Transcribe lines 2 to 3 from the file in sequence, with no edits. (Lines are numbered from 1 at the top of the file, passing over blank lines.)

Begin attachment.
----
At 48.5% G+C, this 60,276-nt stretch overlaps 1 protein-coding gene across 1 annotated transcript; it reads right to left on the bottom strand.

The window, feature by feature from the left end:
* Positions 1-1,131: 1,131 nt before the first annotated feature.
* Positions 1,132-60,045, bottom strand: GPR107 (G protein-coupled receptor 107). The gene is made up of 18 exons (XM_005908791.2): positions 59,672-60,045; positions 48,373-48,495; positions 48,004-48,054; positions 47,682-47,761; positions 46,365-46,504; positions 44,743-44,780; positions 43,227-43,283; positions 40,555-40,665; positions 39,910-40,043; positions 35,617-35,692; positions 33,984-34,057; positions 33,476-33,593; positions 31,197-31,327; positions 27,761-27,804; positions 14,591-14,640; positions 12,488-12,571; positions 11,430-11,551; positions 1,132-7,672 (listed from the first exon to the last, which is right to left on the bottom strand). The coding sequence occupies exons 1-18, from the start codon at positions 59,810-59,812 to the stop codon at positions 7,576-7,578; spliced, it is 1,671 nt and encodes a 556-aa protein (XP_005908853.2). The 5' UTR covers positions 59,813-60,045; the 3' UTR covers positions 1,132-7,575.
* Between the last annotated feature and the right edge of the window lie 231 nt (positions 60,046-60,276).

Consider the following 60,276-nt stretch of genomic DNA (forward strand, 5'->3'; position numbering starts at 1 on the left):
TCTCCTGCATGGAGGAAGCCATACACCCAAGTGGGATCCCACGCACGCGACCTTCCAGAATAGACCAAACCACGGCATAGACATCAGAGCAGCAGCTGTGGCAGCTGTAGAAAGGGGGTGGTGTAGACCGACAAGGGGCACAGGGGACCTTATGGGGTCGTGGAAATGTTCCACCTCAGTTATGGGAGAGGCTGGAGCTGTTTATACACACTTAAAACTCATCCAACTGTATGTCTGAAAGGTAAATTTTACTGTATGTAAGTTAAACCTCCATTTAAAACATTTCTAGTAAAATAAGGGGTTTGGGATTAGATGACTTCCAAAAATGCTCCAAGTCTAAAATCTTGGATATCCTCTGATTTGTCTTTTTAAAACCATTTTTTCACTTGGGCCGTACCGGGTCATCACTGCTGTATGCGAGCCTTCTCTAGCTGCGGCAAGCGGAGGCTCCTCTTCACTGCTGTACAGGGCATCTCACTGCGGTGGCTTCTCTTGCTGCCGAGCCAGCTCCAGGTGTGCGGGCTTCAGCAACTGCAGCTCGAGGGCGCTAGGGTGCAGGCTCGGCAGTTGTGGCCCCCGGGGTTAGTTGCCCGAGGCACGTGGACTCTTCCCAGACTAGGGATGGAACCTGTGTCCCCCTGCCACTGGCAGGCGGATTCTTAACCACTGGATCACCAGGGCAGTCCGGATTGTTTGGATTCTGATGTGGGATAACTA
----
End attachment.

The window, feature by feature from the left end:
* Positions 1-1,131: 1,131 nt before the first annotated feature.